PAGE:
I propose we slightly amend Martin Niemoller’s quote about standing by in silence as injustice takes place: “Then they came for me, and there was no one left to speak out.” I’m not exactly sure how to revise it but maybe something like: “Because we didn’t go after them, it’s our fault they just kept coming at us.”
Case in point: Eliot Spitzer. We watched him crash and burn and fade away, but the problem is, he didn’t stay away. He re-appeared on shows like Morning Joe, and I thought: “Huh! How can he just sit there and how are we all supposed to listen to his commentary and not picture him with his pants down and his socks up?” I dismissed him but kept my disdain to myself.
And what did we get as a result of our reticence? Parker Spitzer on CNN. I can’t help but wonder about his commentary the next time a person of some renown, with a particular reputation for honor and integrity, fills the cheater/liar/scumbag role. The good news for his show is that maybe more people would tune in just to watch him squirm.
In the name of humility and everything that is respectable, please go away, Elliot. That’s my wish. [But just in case you don’t have enough Eliot in your life, check out Client 9: The Rise and Fall of Eliot Spitzer, the documentary film about him, his enemies and his downfall. Dear God.]
Let’s move from the news desk to the dance floor. Look no further than Dancing with the Stars for the next affront to our communal easy-going nature: Bristol Palin. Sure, ABC assembles an eclectic group of contestants each season to attract viewers — I get that — but really? Bristol is a “star?” What did she achieve?
Once again, for the record: Bristol, for God’s sake, please just go home. Raise your child. Marry or don’t marry Levi, someone who also seems to fade from and then re-appear in the spotlight. Stop talking about abstinence and start raising your toddler.
Then again, who could blame her? Maybe she’s following in Mom’s snowshoes. Sarah Palin’s Alaska? I ask you: if this were a reasonable, marketable idea, one that will truly entertain the American viewing public, why did we never get treated to a season of Bob Dole’s Kansas? Or Lloyd Bentson’s Texas? Exactly.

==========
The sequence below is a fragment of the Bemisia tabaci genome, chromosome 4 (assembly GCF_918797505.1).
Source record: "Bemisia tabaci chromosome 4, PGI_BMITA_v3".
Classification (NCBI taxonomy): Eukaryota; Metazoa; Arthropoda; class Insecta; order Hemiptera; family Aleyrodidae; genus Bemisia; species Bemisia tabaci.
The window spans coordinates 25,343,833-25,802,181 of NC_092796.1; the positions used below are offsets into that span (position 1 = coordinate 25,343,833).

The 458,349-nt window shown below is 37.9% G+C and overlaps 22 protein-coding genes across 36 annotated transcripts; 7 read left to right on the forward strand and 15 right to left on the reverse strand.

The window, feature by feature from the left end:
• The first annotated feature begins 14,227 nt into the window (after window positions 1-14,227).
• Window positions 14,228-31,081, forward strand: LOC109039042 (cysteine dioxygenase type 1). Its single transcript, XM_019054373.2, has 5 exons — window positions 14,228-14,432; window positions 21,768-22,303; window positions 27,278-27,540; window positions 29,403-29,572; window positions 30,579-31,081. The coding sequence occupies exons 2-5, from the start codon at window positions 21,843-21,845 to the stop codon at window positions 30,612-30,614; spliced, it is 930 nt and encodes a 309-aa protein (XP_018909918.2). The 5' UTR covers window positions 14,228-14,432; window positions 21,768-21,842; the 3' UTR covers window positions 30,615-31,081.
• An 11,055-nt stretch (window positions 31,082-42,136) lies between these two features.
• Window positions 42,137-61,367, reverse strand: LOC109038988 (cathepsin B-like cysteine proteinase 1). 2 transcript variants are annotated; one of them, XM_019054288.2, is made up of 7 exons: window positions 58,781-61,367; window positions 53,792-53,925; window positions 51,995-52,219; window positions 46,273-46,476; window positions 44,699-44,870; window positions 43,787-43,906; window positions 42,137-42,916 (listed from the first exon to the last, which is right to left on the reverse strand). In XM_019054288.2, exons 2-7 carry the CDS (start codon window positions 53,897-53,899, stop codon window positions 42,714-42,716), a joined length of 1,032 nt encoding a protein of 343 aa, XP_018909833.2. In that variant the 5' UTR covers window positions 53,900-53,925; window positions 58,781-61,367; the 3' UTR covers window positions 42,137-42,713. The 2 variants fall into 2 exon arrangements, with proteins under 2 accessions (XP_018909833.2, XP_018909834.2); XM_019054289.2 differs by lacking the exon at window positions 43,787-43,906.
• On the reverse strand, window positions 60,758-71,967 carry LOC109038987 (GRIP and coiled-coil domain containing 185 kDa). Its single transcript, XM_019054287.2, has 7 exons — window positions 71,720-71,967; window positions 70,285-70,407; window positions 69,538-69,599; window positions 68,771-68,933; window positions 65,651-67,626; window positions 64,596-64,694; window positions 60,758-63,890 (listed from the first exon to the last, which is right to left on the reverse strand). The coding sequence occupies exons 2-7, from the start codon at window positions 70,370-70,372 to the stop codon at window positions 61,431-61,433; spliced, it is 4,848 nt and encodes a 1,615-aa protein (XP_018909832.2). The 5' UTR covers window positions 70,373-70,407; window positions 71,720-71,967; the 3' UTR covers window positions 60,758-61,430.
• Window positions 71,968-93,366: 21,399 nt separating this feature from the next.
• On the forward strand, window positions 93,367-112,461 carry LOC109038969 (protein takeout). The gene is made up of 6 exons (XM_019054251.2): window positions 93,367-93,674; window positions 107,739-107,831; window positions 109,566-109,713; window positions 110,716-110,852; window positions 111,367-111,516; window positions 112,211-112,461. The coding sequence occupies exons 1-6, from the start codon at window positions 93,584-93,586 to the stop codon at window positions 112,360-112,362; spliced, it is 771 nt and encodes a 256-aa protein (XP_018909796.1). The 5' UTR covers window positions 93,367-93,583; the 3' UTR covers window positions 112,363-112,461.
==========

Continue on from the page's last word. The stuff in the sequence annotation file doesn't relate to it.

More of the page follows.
All together now: Sarah, with all due respect, go away. My God, if this practice continues unchallenged, I can just about guarantee you someone somewhere will program the All Palin, All the Time channel. Todd could host an outdoor adventure show, Bristol and Levi could have their own reality show called “Generation Y-Not,” and Willow and Malia, her new BFF in Washington D.C., could portray best friends, despite the animosity their parents feel toward each other. And Sarah? She could go for a run, field dress a moose, and then decline to answer questions about her political future as she sits astride her snowmobile.
We have crossed a line somewhere; a line that used to indicate gravitas, dignity and knowing when to fade away offstage. In the not-so-distant past, people of some renown had the sense to take a final bow when the time was right, whether bathed in glory or shame, and exit our collective consciousness. If that weren’t the case, we would have been treated to a reality show about addictions featuring Betty Ford; a brew-your-own-beer, Food Network-type show starring Billy Carter; and an MTV show built around Roger Clinton.
Then again, we’ve endured the radio careers of Oliver North and G. Gordon Liddy. And let’s not overlook Jesse Ventura’s Conspiracy Theory on TruTV. Maybe Clarence Thomas, Bill Clinton and John Edwards should co-host a new version of The Man Show.
This just has to end. I started this with a quote and I’ll end with the same; this time, from pop punk/synthpop band Cobra Starship. Their lyrics should inspire all of us: you can’t be missed if you never go away.